Rolling Blue Ridge on the Fisher

bike on blue ridge

It may snow tonight, but Saturday was a great day for a spin out in the country. Centerville to Streitmatter to Blue Ridge to Santa Fe in northern Peoria County. A little gravel here and there, but nothing the Fisher’s tires couldn’t handle.

If I keep treating this machine like it’s my only road bicycle (defined as having more or less full-size wheels and derailleurs), I may upgrade to Compass tires from Compass Bicycles, which offer more flexible, higher-performance casings. For those who aren’t familiar with the Fisher Advance, this is not unlike running Yokohama ADVAN Neova AD07 tires on a 1950s Divco milk truck.

I used to ride Blue Ridge with the bicycle club years ago on the trip to Tanners, the local apple orchard. A bit of a climb to move from the Illinois river valley to the high prairie, but Blue Ridge pays you back on the return with a curving, tree-lined descent.

Today, the view from  Tanners parking lot includes tall white wind generators as far to the north as you can see. Any bicyclist can tell you that central Illinois has more than enough wind to make those generators profitable.

Still working out some smaller issues on the Fisher. Need to remove grit from the brake shoes and keep the front fender from rattling where it grazes the sides of the fork. But the biggest issue, easily, is that stupid narrow saddle. Which means I finally rode it far enough to notice how ridiculously inadequate it is.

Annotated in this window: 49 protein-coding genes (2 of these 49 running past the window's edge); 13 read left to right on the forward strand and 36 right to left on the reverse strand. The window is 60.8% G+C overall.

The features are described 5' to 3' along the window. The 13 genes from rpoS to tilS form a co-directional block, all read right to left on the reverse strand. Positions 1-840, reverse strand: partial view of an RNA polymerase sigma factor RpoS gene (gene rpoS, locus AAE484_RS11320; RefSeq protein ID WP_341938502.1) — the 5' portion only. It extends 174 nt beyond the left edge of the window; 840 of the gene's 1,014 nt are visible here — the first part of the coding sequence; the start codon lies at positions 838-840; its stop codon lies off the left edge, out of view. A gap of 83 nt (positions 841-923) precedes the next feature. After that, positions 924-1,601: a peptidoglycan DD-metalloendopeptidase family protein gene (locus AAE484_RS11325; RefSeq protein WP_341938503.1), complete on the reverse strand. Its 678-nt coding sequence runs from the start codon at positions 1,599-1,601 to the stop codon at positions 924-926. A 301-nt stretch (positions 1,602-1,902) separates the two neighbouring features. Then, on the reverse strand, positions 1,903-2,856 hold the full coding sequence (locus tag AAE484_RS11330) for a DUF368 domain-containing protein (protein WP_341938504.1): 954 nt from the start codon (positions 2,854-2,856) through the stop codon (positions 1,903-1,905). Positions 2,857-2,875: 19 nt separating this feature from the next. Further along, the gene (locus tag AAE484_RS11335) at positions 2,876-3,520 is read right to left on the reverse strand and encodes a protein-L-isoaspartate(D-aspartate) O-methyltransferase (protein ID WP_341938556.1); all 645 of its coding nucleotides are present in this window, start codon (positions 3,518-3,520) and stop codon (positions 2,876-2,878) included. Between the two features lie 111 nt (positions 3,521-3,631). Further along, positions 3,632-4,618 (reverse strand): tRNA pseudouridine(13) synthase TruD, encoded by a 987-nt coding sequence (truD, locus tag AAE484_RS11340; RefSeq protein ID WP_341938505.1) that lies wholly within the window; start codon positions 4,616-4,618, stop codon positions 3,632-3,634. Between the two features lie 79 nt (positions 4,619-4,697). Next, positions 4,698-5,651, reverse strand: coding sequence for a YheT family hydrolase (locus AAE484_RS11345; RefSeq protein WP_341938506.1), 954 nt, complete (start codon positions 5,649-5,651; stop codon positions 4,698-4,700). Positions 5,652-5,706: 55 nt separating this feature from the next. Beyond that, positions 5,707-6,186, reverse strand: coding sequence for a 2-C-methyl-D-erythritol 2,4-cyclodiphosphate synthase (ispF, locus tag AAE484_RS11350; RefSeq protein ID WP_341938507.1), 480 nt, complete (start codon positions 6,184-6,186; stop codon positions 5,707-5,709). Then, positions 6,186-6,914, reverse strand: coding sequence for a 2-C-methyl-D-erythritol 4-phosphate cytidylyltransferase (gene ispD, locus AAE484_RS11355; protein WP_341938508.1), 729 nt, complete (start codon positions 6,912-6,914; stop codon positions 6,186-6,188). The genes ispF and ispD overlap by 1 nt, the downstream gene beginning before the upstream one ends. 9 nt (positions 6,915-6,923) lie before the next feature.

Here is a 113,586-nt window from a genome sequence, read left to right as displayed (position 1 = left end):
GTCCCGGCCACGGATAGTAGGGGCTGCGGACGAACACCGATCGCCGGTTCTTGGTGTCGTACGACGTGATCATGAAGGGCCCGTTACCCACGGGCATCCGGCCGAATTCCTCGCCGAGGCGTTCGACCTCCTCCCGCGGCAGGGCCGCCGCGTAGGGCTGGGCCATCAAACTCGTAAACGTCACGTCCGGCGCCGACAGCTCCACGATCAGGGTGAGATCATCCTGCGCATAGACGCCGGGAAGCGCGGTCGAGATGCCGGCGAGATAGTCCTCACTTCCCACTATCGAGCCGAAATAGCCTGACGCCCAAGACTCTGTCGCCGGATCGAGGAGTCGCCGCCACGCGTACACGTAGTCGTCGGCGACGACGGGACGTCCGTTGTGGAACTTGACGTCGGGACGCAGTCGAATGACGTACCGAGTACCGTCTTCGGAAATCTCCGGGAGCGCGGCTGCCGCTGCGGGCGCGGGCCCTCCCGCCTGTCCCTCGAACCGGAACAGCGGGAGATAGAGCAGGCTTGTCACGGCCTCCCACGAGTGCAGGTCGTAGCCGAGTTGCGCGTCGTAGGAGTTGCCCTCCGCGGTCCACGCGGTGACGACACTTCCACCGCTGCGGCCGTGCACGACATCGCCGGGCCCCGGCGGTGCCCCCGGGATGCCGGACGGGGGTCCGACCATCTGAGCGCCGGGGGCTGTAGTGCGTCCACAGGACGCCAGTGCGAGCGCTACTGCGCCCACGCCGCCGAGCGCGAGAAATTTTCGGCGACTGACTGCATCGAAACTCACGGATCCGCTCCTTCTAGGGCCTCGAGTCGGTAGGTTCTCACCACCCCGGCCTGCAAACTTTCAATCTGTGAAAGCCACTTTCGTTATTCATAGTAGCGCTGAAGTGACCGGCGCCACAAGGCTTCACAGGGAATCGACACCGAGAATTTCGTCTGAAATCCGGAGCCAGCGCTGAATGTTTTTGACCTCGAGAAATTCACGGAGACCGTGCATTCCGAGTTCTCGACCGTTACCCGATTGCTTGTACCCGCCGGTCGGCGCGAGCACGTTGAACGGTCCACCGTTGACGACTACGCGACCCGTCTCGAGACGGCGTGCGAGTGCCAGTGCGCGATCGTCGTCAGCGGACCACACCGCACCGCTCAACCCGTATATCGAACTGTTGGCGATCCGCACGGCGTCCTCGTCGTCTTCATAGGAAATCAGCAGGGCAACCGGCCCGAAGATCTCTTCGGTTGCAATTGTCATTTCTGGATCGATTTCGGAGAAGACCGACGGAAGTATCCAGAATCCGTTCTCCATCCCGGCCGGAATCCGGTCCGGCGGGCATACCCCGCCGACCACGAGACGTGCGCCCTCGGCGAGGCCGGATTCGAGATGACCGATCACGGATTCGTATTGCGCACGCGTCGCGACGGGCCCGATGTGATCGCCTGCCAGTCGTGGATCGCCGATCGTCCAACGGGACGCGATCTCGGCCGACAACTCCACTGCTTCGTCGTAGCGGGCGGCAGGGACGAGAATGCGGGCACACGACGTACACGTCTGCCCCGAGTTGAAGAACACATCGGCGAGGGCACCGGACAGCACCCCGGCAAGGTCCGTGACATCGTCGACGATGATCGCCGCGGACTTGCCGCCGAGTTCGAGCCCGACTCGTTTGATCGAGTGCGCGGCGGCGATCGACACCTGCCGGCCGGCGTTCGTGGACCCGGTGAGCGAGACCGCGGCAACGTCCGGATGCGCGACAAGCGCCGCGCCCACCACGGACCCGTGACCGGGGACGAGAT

Back to the parts box.

About 16incheswestofpeoria

Former bicycle mechanic, current peruser of books, feeder of birds.
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4 Responses to Rolling Blue Ridge on the Fisher

  1. Craig Burgess says:

    Glad you were able to get out before the Return of Winter. I still can’t breathe without coughing so I worked on the new wheels instead.

  2. Micheal Blue says:

    Riding outside the city is so different – a special treat. How far is it to get from your place to the outskirts of the city? I can see the handlebars are very slightly below the seat level. Your hands don’t get tired from all that leaning? Well, perhaps I’m one of the very few riders that have their handlebars set above the seat level. Initially my Tikit had the handlebars at the same level as the seat and after my one-hour commute I could really feel my hands, despite of changing hand positions frequently. Plus I like the royal view offered by the more upright seating, though it’s probably not very efficient cycling-wise.

    • I’m well outside the city limits. I’m thinking of a half-truck half-bike commute this year. Fisher’s position isn’t bad, the seat’s more the problem, but I’m at the limit of what I can do with the stems, shims and risers in the basement. If I ever get hold of an oxy-acetylene kit, I’ll make a stem that will indeed raise the handlebars, though I don’t see higher handlebars as a complete panacea; for me, it’s the combination of reach and height that makes the difference. On my tandem, the bars are an inch and a half to two inches higher than the seat.

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